This week, Canadian, M.P. and Conservative, Candice Bergen (not to be confused with the American actress of the same name), took the opportunity to make a public statement on behalf of Christians.
In direct contrast to the vicious ambiguity employed by leading Democrats in the United States, who referred to the victims of the Easter Sunday suicide bombings in Sri Lanka, as “Easter Worshippers”, Bergen spoke plainly. The Canadian Conservative M.P. acknowledged that the perpetrators of the attacks were Islamic extremists who had deliberately targeted the Christian community in Sri Lanka.
Addressing the Canadian parliament, Bergen urged the West to take a stand against unprecedented levels of Christian persecution around the world. Included in her brief statement, was an appeal to Western leaders to discontinue their apathetic response to the violent persecution of Christians in the Middle East, Africa, and Asia. In addition, Bergen said that it was time for Western governments to take active steps against the subtle persecution of Christians living within their borders.
Bergen’s speech also included the fact that:
Christians are the most persecuted religious group in the world. They’re targeted by Islamic extremists in countries like Pakistan, Iran and Nigeria; and by Communist regimes in China and North Korea.
Here in the West we see a subtle persecution. For example, if you are a Christian in the West and you believe in creation or the teachings of the Bible be prepared to be mocked and ridiculed by many, including some of your own political leaders. And if you have social beliefs based on your Christian convictions you might be denied government funding. This is shameful!
And as uncomfortable as it might make some, it must be called out. It’s time we stand up for all religious freedoms. We must lead by example and reject all violence and persecution of people because of their faith and beliefs.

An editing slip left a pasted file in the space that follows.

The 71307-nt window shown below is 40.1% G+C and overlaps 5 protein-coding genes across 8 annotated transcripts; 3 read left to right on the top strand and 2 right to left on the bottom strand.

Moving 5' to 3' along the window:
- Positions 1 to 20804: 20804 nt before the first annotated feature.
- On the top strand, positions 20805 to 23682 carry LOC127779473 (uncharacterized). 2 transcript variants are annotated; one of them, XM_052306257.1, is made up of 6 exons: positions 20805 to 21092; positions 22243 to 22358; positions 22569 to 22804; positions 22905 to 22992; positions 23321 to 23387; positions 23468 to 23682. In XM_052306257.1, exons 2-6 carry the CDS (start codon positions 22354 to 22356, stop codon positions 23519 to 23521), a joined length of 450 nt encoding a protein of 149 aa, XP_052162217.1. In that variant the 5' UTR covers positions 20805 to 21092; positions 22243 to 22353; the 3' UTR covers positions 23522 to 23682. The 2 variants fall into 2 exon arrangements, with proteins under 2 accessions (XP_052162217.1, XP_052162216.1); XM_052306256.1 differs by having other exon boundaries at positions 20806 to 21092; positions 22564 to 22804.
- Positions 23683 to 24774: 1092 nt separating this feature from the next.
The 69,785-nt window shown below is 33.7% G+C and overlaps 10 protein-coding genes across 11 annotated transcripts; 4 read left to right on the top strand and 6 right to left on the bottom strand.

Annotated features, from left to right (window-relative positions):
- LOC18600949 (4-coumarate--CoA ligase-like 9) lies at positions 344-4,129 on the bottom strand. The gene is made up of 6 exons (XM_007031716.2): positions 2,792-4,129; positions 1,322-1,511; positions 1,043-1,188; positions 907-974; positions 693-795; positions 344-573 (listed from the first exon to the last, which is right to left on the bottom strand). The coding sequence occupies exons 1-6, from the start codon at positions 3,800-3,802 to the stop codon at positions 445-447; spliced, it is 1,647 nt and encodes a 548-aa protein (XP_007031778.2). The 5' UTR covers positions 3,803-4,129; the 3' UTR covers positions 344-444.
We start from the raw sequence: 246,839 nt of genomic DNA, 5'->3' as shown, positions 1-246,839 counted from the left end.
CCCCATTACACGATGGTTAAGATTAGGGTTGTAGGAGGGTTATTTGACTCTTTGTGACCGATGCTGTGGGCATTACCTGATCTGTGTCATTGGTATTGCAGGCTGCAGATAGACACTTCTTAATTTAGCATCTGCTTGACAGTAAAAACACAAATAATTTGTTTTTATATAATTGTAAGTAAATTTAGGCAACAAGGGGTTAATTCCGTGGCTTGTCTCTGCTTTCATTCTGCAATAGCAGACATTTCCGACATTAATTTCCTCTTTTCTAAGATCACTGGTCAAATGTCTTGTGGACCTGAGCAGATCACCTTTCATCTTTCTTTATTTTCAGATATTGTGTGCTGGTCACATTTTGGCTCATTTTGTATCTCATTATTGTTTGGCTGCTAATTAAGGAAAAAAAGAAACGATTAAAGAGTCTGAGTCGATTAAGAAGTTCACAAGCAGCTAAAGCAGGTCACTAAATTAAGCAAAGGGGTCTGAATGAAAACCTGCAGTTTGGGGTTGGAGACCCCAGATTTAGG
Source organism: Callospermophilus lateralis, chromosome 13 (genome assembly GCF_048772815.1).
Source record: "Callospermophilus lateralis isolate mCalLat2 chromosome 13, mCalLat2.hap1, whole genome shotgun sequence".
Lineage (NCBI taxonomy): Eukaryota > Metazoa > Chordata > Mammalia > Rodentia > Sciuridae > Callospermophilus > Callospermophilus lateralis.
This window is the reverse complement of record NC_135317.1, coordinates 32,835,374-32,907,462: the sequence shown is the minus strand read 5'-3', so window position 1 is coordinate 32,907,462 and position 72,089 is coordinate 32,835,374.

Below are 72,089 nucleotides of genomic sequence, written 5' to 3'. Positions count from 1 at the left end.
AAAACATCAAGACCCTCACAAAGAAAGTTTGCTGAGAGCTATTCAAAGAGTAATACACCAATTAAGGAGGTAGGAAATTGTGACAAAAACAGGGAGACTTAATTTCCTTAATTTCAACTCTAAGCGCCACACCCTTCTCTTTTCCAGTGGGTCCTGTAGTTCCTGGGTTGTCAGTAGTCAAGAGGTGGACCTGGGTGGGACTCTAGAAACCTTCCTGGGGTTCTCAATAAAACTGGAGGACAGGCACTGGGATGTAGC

According to a recent Open Doors USA fact sheet, ‘245 million Christians experience high levels of persecution in 50 countries. The top of this list is North Korea, with Islamic oppression fueling Christian persecution in 8 of the top 10. 1 in 9 Christians experience high levels of persecution worldwide. 4,136 Christians have been killed for faith-related reasons. 2,625 Christians were detained without trial, arrested, sentenced and imprisoned, and 1,266 churches or Christian buildings were attacked.’
The Sri Lanka bombings killed 250 people (a figure that was rounded down from 290) and injured close to 500 more. Most of who were Christians.
Candice Bergen’s statement to the Canadian parliament appears to be unique among world leaders and journalists, most of whom remain aloof, and silent, in the shadow of an unprecedented level of persecution and hostility towards Christians around the world.
Bergen’s brief statement echoes the boldness of Winston Churchill’s warnings to a sedated and automatically dismissive bureaucratic caste throughout the 1930s. The difference is that the automatic dismissal from such a political caste is now toxically laced with an anti-Christian sentiment and a blatant, academically seasoned prejudice, (if not outright irrational and hypocritical intolerance) of Christianity.